Brazil to investigate evidence of sweeping NSA surveillance
Revelations that the NSA considered Brazil its top Latin American
priority in the monitoring of telephone and email conversations
broke over the weekend after the O Globo newspaper published
information provided by Edward Snowden.
Reaction by the Brazilian government has been swift. Anatel, the country’s telecoms regulatory agency, is working with federal police and other agencies to determine whether Brazil’s sovereignty has been violated.
Brazil’s communications minister Paulo Bernardo told reporters on Monday that he has “no doubt whatsoever” Brazilian citizens and institutions were spied upon, says the AP.
“Even the European Parliament was monitored — you think that we weren’t? “, said Bernardo.
“We have to verify the circumstances in which this occurred, the exact way and when,” he added.
Anatel released a statement saying that it is “worth clarifying
that the confidentiality of data and telephone communications is
a right guaranteed by the constitution, by our laws and by
Anatel’s regulations. Its violation is punishable in civil,
criminal and administrative realms.”
“If there was any involvement
of other countries, of other businesses that aren’t Brazilian,
then it’s certainly a violation of our sovereignty, without a
doubt, just like it’s a violation of human rights,”
President Rousseff said.
“Now, we have to look at things without pre-judgment, we have to investigate,” she added.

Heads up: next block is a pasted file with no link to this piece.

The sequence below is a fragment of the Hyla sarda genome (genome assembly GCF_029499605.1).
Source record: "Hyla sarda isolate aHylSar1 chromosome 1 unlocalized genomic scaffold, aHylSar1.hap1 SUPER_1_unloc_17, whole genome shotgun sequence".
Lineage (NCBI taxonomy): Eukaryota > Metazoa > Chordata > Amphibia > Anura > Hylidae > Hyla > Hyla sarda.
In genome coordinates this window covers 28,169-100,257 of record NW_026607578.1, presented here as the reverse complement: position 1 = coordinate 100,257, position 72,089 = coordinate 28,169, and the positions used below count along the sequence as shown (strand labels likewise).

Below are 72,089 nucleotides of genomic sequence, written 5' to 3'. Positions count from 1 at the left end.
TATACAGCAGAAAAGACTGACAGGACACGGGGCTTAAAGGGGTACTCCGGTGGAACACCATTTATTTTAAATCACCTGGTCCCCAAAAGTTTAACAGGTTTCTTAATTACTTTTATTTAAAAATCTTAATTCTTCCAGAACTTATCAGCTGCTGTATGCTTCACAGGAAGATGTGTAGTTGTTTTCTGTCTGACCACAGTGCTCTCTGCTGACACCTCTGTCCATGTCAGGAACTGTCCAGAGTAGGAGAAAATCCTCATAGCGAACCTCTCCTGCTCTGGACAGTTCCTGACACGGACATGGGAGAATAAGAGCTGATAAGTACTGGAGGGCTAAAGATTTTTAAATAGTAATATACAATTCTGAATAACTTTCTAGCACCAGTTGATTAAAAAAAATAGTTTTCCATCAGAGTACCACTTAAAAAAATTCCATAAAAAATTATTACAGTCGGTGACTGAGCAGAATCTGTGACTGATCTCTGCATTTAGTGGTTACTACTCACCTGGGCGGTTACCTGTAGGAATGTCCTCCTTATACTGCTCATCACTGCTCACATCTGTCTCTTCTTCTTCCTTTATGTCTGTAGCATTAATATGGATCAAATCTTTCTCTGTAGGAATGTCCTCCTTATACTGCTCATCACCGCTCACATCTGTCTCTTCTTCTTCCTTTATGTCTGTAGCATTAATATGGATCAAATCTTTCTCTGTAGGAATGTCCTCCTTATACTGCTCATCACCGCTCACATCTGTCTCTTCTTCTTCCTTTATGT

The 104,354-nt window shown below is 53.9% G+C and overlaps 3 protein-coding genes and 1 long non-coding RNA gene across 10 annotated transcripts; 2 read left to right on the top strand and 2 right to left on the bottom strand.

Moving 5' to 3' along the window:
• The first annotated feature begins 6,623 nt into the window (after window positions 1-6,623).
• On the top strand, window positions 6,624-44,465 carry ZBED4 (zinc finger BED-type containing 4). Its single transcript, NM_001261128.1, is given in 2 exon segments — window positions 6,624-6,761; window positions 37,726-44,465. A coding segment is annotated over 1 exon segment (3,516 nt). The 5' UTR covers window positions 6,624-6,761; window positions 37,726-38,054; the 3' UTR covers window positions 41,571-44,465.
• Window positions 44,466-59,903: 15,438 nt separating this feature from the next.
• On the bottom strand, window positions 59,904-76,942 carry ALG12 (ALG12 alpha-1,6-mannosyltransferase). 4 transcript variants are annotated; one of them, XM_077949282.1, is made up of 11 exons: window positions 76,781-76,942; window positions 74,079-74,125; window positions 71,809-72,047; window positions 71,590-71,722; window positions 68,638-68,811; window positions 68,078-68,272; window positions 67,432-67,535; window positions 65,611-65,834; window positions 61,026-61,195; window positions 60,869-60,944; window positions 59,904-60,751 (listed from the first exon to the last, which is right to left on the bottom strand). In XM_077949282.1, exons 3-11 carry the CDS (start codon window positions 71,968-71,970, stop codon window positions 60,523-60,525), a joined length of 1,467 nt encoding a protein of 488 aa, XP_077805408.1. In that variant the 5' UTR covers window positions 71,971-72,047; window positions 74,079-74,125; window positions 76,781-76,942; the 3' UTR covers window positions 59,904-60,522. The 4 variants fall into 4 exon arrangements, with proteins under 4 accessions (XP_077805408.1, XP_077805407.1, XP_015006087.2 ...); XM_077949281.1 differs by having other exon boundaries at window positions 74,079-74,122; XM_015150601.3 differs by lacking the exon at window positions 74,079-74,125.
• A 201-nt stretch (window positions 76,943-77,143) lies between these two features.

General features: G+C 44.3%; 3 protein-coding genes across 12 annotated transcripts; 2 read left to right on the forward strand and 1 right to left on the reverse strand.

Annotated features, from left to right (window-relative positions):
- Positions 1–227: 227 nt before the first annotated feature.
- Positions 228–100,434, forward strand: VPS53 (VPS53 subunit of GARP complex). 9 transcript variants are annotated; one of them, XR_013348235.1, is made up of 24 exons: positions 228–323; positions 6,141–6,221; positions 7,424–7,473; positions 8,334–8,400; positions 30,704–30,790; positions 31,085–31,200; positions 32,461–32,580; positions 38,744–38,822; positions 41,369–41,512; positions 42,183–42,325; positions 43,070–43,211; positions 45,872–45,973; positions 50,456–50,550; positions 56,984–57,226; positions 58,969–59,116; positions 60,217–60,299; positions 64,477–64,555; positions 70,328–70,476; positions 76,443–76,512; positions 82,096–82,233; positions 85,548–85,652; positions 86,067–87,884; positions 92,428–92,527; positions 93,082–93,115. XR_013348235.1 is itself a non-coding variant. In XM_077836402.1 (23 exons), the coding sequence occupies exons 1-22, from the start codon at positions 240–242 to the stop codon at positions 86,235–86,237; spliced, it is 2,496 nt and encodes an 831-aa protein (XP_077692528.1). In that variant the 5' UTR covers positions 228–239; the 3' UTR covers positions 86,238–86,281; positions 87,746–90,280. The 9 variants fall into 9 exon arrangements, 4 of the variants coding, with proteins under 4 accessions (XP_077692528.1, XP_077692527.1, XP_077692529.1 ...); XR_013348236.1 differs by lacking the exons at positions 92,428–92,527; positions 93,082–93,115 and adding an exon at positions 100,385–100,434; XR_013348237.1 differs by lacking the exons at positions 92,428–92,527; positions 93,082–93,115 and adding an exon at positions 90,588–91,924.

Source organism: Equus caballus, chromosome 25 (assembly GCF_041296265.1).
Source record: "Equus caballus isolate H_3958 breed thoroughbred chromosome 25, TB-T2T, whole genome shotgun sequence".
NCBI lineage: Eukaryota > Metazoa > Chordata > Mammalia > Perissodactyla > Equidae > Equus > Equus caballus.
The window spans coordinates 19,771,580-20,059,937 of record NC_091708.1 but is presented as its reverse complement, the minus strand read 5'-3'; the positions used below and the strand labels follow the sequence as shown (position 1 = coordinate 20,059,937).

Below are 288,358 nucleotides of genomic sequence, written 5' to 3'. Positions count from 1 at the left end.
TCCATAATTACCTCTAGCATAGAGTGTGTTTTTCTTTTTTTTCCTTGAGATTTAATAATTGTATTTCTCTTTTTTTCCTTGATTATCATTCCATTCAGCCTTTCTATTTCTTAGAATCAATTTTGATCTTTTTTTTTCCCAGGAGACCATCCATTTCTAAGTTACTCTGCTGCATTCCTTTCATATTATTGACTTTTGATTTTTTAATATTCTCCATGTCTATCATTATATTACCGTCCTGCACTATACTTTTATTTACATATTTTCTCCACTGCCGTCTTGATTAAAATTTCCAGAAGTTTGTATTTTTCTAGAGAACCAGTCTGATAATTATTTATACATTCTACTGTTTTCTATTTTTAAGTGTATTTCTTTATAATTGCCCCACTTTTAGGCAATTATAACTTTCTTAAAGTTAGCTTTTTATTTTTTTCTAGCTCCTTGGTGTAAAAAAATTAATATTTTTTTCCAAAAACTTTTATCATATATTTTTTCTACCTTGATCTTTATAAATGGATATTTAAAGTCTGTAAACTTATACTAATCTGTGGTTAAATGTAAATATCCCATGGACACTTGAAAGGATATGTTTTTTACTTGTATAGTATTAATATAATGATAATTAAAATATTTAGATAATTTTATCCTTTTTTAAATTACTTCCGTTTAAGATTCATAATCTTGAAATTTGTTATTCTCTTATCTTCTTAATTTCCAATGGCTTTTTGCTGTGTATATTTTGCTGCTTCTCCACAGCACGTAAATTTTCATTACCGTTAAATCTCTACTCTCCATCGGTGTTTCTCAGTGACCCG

The Brazilian head of state intends to raise the issue of NSA
surveillance at the 193-country UN International
Telecommunications Union, as well as at the UN Commission on
Details provided by NSA whistleblower Edward Snowden, in conjunction with Guardian journalist Glenn Greenwald who also currently writes a column for O Globo has left America’s top diplomat, Ambassador Thomas Shannon, in the unenviable position of responding to Brasilia’s outrage over the incident.
According to information reported by O Globo, the NSA was able to collect data on a massive scale through an undefined association with US and Brazilian telecoms. On Monday, the paper detailed the existence of a large NSA data center in Brasilia for the purpose of collecting intercepted global satellite communications until 2002. The latter was information provided by Snowden, though it was unclear whether that data center was still in operation.
O Globo reports that, although there are no precise figures thus far on the surveillance of Brazil, last January for example the Latin American nation was thought to be only behind the US -- with 2.3 billion phone calls and messages intercepted by the NSA.
In a Portuguese-language interview with the Globo TV network, journalist Glenn Greenwald said that information provided by Snowden indicate the US was using Brazil as a “bridge” to gain direct access to other country’s data traffic.
“We don’t have access to China’s system, but we have access to Brazil’s system,” Greenwald said.
“So, [they] collect the traffic in Brazil not because we want to know what one Brazilian is saying to another Brazilian, but because we want to know what someone in China is saying to somebody in Iran, for example,” he added.
The US State Department has so far declined to comment on the alleged surveillance, while Ambassador Shannon denied the existence of a cooperative agreement with Brazilian companies to monitor the country during a meeting with Bernardo on Monday.
In response to allegations of widespread American surveillance of Brazil several of the country’s senators called for a harsher response by the government, including cancelling Rousseff’s upcoming state visit to the US, and extending an offer of asylum to Edward Snowden.
Aloysio Nunes, leader of the centrist Brazilian Social Democracy Party, called for Brasilia to issue a formal protest with the US, and to seek technological solutions to evade surveillance, though he did not go as far as suggesting the country follow Venezuela, Bolivia and Nicaragua in granting Snowden asylum.